Cernusak LA, Winter K, Dalling JW, Holtum JAM, Jaramillo C, Körner C, Leakey ADB, Norby RJ, Poulter B, Turner BL, et al. 2011. Tropical forest responses to increasing atmospheric CO2: current knowledge and opportunities for future research. Functional Plant Biology 40: 531–551.

Domingues TF, Meir P, Feldpausch TR, Saiz G, Veenendaal EM, Schrodt F, Bird M, Djagbletey G, Hien F, Compaore H, et al. 2010. Co-limitation of photosynthetic capacity by nitrogen and phosphorus in West Africa woodlands. Plant Cell and Environment 33: 959–980.

Grassi G, Meir P, Cromer R, Tompkins D, Jarvis PG. 2002. Photosynthetic parameters in seedlings of Eucalyptus grandis as affected by rate of nitrogen supply. Plant Cell and Environment 25: 1677–1688.

Han Q, Kawasaki T, Nakano T, Chiba Y. 2008. Leaf-age effects on seasonal variability in photosynthetic parameters and its relationships with leaf mass per area and leaf nitrogen concentration within a Pinus densiflora crown. Tree Physiology 28: 551–558.

Katahata S-I, Naramoto M, Kakubari Y, Mukai Y. 2007. Photosynthetic capacity and nitrogen partitioning in foliage of the evergreen shrub Daphniphyllum humile along a natural light gradient. Tree Physiology 27: 199–208.

Kubiske ME, Zak DR, Pregitzer KS, Takeuchi Y. 2002. Photosynthetic acclimation of overstory Populus tremuloides and understory Acer saccharum to elevated atmospheric CO2 concentration: interactions with shade and soil nitrogen. Tree Physiology 22: 321–329.

Manter DK, Kavanagh KL, Rose CL. 2005. Growth response of Douglas-fir seedlings to nitrogen fertilization: importance of Rubisco activation state and respiration rates. Tree Physiology 25: 1015–1021.

Merilo E, Heinsoo K, Kull O, Soderbergh I, Lundmark T, Koppel A. 2006. Leaf photosynthetic properties in a willow (Salix viminalis and Salix dasyclados) plantation in response to fertilization. European Journal of Forest Research 125: 93–100.

Midgley GF, Wand SJE, Pammenter NW. 1999. Nutrient and genotypic effects on CO2-responsiveness: Photosynthetic regulation in Leucadendron species of a nutrient-poor environment. Journal of Experimental Botany 50: 533–542.

Porte A, Loustau D. 1998. Variability of the photosynthetic characteristics of mature needles within the crown of a 25-year-old Pinus pinaster. Tree Physiology 18: 223–232.

Rodriguez-Calcerrada J, Reich PB, Rosenqvist E, Pardos JA, Cano FJ, Aranda I. 2008. Leaf physiological versus morphological acclimation to high-light exposure at different stages of foliar development in oak. Tree Physiology 28: 761–771.

Sholtis JD, Gunderson CA, Norby RJ, Tissue DT. 2004. Persistent Stimulation of Photosynthesis by Elevated CO2 in a Sweetgum (Liquidambar styraciflua) Forest Stand. New Phytologist 162: 343–354.

Tissue DT, Griffin KL, Turnbull MH, Whitehead D. 2005. Stomatal and non-stomatal limitations to photosynthesis in four tree species in a temperate rainforest dominated by Dacrydium cupressinum in New Zealand. Tree Physiology 25: 447–456.

Turnbull TL, Adams MA, Warren CR. 2007. Increased photosynthesis following partial defoliation of field-grown Eucalyptus globulus seedlings is not caused by increased leaf nitrogen. Tree Physiology 27: 1481–1492.

Warren CR. 2004. The photosynthetic limitation posed by internal conductance to CO2 movement is increased by nutrient supply. Journal of Experimental Botany 55: 2313–2321.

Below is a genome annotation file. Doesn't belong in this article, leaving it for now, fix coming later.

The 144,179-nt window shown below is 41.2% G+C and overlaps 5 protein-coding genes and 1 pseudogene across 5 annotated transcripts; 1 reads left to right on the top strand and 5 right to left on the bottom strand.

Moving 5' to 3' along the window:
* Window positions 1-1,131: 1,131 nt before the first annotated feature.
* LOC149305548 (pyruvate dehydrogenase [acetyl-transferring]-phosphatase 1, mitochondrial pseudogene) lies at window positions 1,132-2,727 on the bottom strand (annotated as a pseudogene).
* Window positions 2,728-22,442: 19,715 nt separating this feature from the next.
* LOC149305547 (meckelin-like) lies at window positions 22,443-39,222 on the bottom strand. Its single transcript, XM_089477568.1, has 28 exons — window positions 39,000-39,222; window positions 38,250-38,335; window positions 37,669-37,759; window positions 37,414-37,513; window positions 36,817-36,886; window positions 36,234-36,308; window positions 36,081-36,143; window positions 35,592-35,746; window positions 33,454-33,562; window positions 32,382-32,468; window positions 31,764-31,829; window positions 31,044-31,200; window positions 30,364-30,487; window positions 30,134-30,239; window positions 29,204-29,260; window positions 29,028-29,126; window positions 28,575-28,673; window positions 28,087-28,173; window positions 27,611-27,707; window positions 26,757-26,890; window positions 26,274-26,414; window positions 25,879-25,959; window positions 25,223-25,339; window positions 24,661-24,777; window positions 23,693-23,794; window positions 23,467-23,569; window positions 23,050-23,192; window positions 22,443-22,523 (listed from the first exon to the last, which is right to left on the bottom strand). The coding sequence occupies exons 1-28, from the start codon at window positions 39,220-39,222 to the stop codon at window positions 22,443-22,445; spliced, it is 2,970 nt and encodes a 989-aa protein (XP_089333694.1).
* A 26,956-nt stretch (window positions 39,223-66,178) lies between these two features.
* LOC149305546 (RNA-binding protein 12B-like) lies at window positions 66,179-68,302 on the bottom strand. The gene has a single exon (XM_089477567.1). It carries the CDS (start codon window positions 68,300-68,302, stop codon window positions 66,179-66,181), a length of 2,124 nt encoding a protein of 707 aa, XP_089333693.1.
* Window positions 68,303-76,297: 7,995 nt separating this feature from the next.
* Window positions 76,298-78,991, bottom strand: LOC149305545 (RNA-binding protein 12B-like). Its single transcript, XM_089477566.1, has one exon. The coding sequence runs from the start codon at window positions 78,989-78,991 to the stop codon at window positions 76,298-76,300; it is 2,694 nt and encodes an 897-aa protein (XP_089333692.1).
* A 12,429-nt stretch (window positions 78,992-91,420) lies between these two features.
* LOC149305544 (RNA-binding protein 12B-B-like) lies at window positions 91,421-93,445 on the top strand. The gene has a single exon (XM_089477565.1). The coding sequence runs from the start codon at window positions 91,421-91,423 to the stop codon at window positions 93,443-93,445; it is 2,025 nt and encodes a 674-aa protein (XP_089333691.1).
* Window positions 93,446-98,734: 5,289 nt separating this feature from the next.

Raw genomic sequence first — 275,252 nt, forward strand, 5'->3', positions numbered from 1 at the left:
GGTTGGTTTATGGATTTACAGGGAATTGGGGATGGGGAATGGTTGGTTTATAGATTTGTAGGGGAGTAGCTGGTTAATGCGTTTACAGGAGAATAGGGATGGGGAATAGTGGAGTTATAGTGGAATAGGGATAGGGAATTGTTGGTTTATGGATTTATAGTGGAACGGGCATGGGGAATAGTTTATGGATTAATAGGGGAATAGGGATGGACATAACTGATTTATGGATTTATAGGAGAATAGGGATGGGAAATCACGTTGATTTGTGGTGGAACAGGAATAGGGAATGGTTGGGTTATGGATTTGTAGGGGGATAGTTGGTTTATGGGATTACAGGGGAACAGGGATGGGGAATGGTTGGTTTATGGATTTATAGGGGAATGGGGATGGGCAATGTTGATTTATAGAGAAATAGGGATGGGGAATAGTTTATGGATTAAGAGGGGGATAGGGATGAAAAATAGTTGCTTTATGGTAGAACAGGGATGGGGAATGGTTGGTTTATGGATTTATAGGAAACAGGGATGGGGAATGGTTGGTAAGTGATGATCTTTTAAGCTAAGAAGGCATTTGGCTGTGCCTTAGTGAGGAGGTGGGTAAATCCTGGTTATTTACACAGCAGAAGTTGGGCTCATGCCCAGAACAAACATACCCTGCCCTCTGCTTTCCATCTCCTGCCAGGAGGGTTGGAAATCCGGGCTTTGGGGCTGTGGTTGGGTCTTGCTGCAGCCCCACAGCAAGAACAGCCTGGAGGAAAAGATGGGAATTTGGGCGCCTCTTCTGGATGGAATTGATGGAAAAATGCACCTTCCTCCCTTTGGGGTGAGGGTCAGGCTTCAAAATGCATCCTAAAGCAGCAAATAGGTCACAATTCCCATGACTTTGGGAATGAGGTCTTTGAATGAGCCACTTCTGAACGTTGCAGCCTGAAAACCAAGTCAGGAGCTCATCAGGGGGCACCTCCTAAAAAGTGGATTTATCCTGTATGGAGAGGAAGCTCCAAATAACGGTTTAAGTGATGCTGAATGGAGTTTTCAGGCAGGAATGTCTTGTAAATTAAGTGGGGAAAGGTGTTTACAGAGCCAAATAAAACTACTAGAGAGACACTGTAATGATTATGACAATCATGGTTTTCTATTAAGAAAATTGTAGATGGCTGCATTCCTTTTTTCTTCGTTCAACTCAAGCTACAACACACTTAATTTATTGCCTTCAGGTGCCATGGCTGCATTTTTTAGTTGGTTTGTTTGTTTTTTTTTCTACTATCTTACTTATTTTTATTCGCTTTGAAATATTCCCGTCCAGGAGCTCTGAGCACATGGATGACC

Watanabe M, Watanabe Y, Kitaoka S, Utsugi H, Kita K, Koike T. 2011. Growth and photosynthetic traits of hybrid larch F1 (Larix gmelinii var. japonica × L. kaempferi) under elevated CO2 concentration with low nutrient availability. Tree Physiology 31: 965–975.

Wohlfahrt G, Bahn M, Haubner E, Horak I, Michaeler W, Rottmar K, Tappeiner U, Cernusca A. 1999. Inter-specific variation of the biochemical limitation to photosynthesis and related leaf traits of 30 species from mountain grassland ecosystems under different land use. Plant, Cell & Environment 22: 1281–1296.

Zhang S, Dang Q-L. 2006. Effects of carbon dioxide concentration and nutrition on photosynthetic functions of white birch seedlings. Tree Physiology 26: 1457–1467.

Sources for equations and model parameters:

Bernacchi CJ, Pimentel C, Long SP. 2003. In vivo temperature response functions of parameters required to model RuBP-limited photosynthesis. Plant Cell and Environment 26: 1419–1430.

Brooks A, Farquhar GD. 1985. Effect of Temperature on the Co2/O2 Specificity of Ribulose-1,5-Bisphosphate Carboxylase Oxygenase and the Rate of Respiration in the Light - Estimates from Gas-Exchange Measurements on Spinach. Planta 165: 397–406.

Von Caemmerer S. 2000. Biochemical Models of Leaf Photosynthesis. Collingwood, Australia: CSIRO Publishing.

Von Caemmerer S, Farquhar GD. 1981. Some relationships between the biochemistry of photosynthesis and the gas exchange of leaves. Planta 153: 376–387.

Dreyer E, Roux XL, Montpied P, Daudet FA, Masson F. 2001. Temperature response of leaf photosynthetic capacity in seedlings from seven temperate tree species. Tree Physiology 21: 223–232.

Farquhar G, Wong S. 1984. An Empirical Model of Stomatal Conductance. Functional Plant Biology 11: 191–210.

Farquhar GD, Caemmerer SV, Berry JA. 1980. A Biochemical-Model of Photosynthetic Co2 Assimilation in Leaves of C-3 Species. Planta 149: 78–90.

Harley PC, Loreto F, Marco GD, Sharkey TD. 1992. Theoretical Considerations when Estimating the Mesophyll Conductance to CO2 Flux by Analysis of the Response of Photosynthesis to CO2. Plant Physiology 98: 1429–1436.

Jordan DB, Ogren WL. 1984. The CO2/O2 specificity of ribulose 1,5-bisphosphate carboxylase/oxygenase. Planta 161: 308–313.

Leuning R. 1997. Scaling to a common temperature improves the correlation between the photosynthesis parameters Jmax and Vcmax. Journal of Experimental Botany 48: 345–347.

McMurtrie R, Wang Y. 1993. Mathematical-Models of the Photosynthetic Response of Tree Stands to Rising Co2 Concentrations and Temperatures. Plant Cell and Environment 16: 1–13.

Sharkey TD, Bernacchi CJ, Farquhar GD, Singsaas EL. 2007. Fitting photosynthetic carbon dioxide response curves for C3 leaves. Plant, Cell & Environment 30: 1035–1040.